Pay and Go

The concept of using the mobile phone as a means of payment is not a new one. Many turn to Japan for examples of how such services can work; how the simple handset can become an instrument to buy tickets, home deliveries and more. Alex Ritman considers the opportunities for m-payments in the region and looks at the complexities involved.

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By  Alex Ritman Published  September 5, 2006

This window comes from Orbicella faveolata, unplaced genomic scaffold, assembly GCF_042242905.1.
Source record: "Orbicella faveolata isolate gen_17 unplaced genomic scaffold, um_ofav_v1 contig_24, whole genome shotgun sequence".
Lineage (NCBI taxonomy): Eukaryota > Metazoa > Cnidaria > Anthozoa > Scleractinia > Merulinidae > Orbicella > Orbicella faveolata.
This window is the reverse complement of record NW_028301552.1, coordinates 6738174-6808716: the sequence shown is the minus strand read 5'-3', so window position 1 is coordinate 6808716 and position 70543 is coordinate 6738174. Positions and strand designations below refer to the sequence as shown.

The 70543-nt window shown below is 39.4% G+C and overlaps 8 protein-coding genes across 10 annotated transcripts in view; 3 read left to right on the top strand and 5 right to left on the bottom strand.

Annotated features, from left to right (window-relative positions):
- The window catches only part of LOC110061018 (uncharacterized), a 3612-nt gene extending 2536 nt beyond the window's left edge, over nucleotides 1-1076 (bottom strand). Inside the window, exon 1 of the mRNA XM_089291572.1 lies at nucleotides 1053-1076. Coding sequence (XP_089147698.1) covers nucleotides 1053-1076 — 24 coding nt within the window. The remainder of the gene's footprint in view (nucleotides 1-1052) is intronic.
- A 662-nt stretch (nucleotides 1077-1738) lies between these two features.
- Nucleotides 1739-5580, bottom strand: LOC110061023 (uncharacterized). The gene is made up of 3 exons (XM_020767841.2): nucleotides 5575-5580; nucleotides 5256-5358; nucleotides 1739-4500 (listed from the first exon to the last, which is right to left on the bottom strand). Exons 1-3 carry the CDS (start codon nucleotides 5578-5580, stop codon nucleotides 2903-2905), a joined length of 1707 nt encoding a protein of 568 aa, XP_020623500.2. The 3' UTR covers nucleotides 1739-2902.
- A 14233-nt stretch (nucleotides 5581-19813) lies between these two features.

|~|mpayments200.jpg|~|Etisalat's m-payments service (currently in beta format) will allow users to call up a number and purchase items such as tickets from on-screen menus.|~|When NTT DoCoMo spent over US$800 million for a 34% stake in Japan's second largest credit card company in April 2005, it was clear that the one of the world's most advanced operators saw a significant future in mobile payments. Japanese consumers were already far ahead of the world with regard to such services. As early as 2001, the operator was testing its first electronic money function, C-mode, allowing subscribers to pay for soft drinks at certain dispensers using their phones. Having deposited money via a vending machine into electronic accounts stored on central servers, users received a unique barcode on their handsets, which could then be read by the vending machines. That same year, DoCoMo went one step further, announcing it was giving its subscribers the ability to make payments and withdraw cash from specific cash dispensing machines. Using a handset equipped with a special chip and infrared light, customers could use the ‘Mobile Cash Card’ service to use IY Bank's cash machines without needing a cash card. Now, following a partnership between Sony and DoCoMo to develop the FeliCa smart-card phones in 2004, subscribers can simply wave their handsets in front of special chip readers to make payments. Aside from just shops, Japan Airlines has an application for issuing ticketless boarding passes and Japan Rail has recently launched a FeliCa version of its Suica mass transit ticketing system. In Europe, a plan was hatched in 2004 to sidestep banks altogether. Simpay, backed by four of the continent's leading operators — T-Mobile, Vodafone, Telefonica Moviles and Orange — hoped to snare a significant portion of content revenue by offering a single payment method and established brand for low-value transactions. Paying for products such as ring-tones, games or other content, subscribers would simply click the Simpay icon and pay for the service via their phone bill. It was hoped that higher value items such as concert tickets, along with physical goods such as vending machine items could be paid for through Simpay later on. However, just 18 months after its inception and having attracted a number of operators, the organisation announced it was throwing in the towel, T-Mobile being the first founding member to pull out. Analysts were unconvinced that the project ever had legs, questioning whether users would turn from the established brands of Visa and Mastercard and suggesting the operator's collection costs were too high to make it economically viable. In the Middle East region, m-payment services are few and far between, with just a couple of offerings slowly starting to see the light of day. Perhaps one of the longest serving Middle East mobile payment facilities is in Kuwait, where MTC-Vodafone teamed up with the National Bank of Kuwait (NBK) and several other investors to launch M-Net in 2004. The service is only available to NBK account holders and MTC subscribers, and with numerous merchants involved allows customers to not only pay for items, but also transfer money via the handset. “We have about 30-40% of our customers signed up to it,” says Golnar Mahmoudi, NBK's head of e-business, who says the easy registration process has boosted its user levels. “There is a high volume of transactions, but the ticket size is quite small; buying a pizza, things like this.” Mahmoudi says that the younger age groups, especially university students and first-time jobbers, show high usage of M-Net, but overall the uptake is still in a growing curve, with user education for such a new service still an issue. Among M-Net's signed up merchants are the international brands of IKEA and Zara, but purchases from these retailers do not constitute the majority of m-payment activity admits Mahmoudi. “When we look at analysed transactions, the bulk comes from micro transactions. The Zaras and the IKEAs, they're not as popular as Pizza Hut and Burger King deliveries.” In January 2005, shortly after M-Net launched, MTC's Kuwaiti rival Wataniya announced that it had joined forces with Burgen Bank to start a mobile payment service. At the time of the announcement, Burgen Bank's CEO said that it was working with several retailers who were eager to be part of the project, but so far nothing has materialised commercially. At the Dubai Gitex event in September last year, UAE operator Etisalat was proudly showing off its variety of m-payment services that it claimed were just around the corner. Speaking at the IT event, Etisalat's business development manager for e-business, Amir Rashid, was bestowing the virtues of the services, which he said would be launched sometime in early 2006. At the time, he spoke of payments for taxi rides, cinema tickets and other such micro-transactions, with funds transferred from the bank of the customer to the merchant with just a few clicks on the handset. But now, well into 2006 m-payment offerings are still to come to market. “We wanted to be able to offer much more robust solutions,” admits Amir Rashid. “We thought it was better to launch with fully-fledged rather than half-cooked solutions, that's why we delayed it.” The timeframe for the introduction of Etisalat's m-payment services is now towards the end of 2006 or early 2007, Rashid claims, adding that there are still components to be deployed before pilot merchants can be signed up and a trial project launched. Saudi Arabia-based Ghassan Hasbani, principal of Booz Allen Hamilton's communications and technology practice, says that the complexities of offering m-payment services run deep, and do not simply involve the deploying of infrastructure and software solutions. “The challenge is not purely technical. There are a lot of other challenges, such as regulatory, legal and security challenges, and interaction challenges between the various parties — the banks, the service providers, the infrastructure providers and the telecoms providers. There are a lot of entities involved.”||**|||~||~||~|There are two varieties of mobile payments. The simpler is the 'mobile wallet', where the transaction is purely between the mobile phone and the merchant's point of sale, with the subscriber having loaded money onto the SIM. More complex — but more feasible for this region from an end-user perspective — is the transfer of funds between banks, with the mobile being used to direct payments to the merchant. This involves more entities and much more complex cooperation between parties. There is the customer, the customer's bank from which payments are to be paid, the bank that is to receive the transfer, and finally the merchant. The operator is not actually involved in the transaction; it simply provides the infrastructure and security, sitting in the middle of all the entities. In this position, operators have a vital role to play. “They need to have end-to-end security, from the handsets, down to the end of the transaction, to the issuing bank,” says Hasbani. And this security is needed not just on the physical layer and the software layer. “It's end-to-end security for the whole network, so nobody should be able, at any point in time, to intercept the transaction and obtain customer data from it. That's the main challenge.” Identity management and authentication is key. The operators should ensure that the right person is using the handset, and this is where having a mobile network involved provides an advantage over other non-physical transaction methods. “It is stronger than internet banking, because authentication in mobile networks is already enhanced as part of a technical solution of mobile communication,” says Hasbani. The network authenticates the handsets on an ongoing basis, and then there is another layer of authentication that the user would have to use with their own bank as well. Kuwait's M-Net, which is built on a solution from Paybox, offers a secure method of making payments. Having been verified during registration, customers requesting to pay via the m-payment solution receive a call from M-Net, and complete the transaction by typing in their unique M-Net PIN. To transfer money between M-Net users, customers dial up a number, which takes them to a menu where they type in the necessary details and PIN. Etisalat's first offering will basically include an on-screen menu for customers who, having already signed up to the service with their necessary bank details, will be able to select from a variety of different payments, from household bills, to cinema tickets and traffic fines. Having chosen the product or service, and gone through the necessary confirmation screens, they will then be sent a SMS receipt acknowledging that the transaction has been made. Rashid says that Etisalat's revenue generation will come from one of three sources, either from a transaction charge, a cost directly to the merchant or using a subscription-based model. Aside from the network, there will need to be some investment on the side of the merchant. For a transaction between accounts, the seller would have to subscribe with a bank or credit card service, much like establishing a normal Visa or Mastercard service to have a swipe machine in a shop. But the benefits for those merchants who do sign up for such m-payment services are clear, providing another method of payment for potential customers. “The interesting thing also for merchants is that mobile phones bring the notion of immediacy and spontaneity with purchasing decisions. So if you see an advert that says just send an SMS and buy a cinema ticket you should be able to do it on the spot, wherever you are,” says Hasbani. Such immediacy, effectively having the point of sale in your very hands, does not exist elsewhere, and is something businesses should be aware of and leverage to their advantage, incorporating it in their marketing communication. “That's something on the less technical side that companies can do.” There are advantages for the banks as well, with reduced transaction costs, but what is unclear is the benefit for operator. Tasked with the job of connecting all the parties, providing sufficient security and also being the corporate face of the transaction, operators simply see money transferred from one entity to another. For the operator sitting in the centre of the transaction, the benefit is not so much from the mobile payments themselves, but the effects the service has on its customer base. “M-payments by itself is not a major source of revenue generation,” admits Hasbani, adding that m-payments make up just around 2% of NTT DoCoMo's overall revenue. “However, when you introduce mobile payments, it could reduce churn by up to 15%. This is what was experienced by NTT DoCoMo.” As the region experiences the sort of liberalisation already seen for a number of years across the more advanced mobile markets, there will be more pressure on operators to be innovative in their offerings in order to retain customers. As markets reach saturation point, operators will have to turn from customer acquisition to retention and become more proactive in bringing new services and lifestyle facilities to their customers. “M-payments is one of those things,” says Hasbani. The cooperation in Kuwait between the banks and operators, and the positive steps being made in the UAE show that the foundations for successful mobile payments are very much laid. There is a high propensity to utilise mobile phones for non-voice services, such as SMS, across the region that could give uptake a significant boost. While it may be some time before mobile phones are 'swiped' like credit cards in shops, there are signs that the Middle East is making significant progress.||**||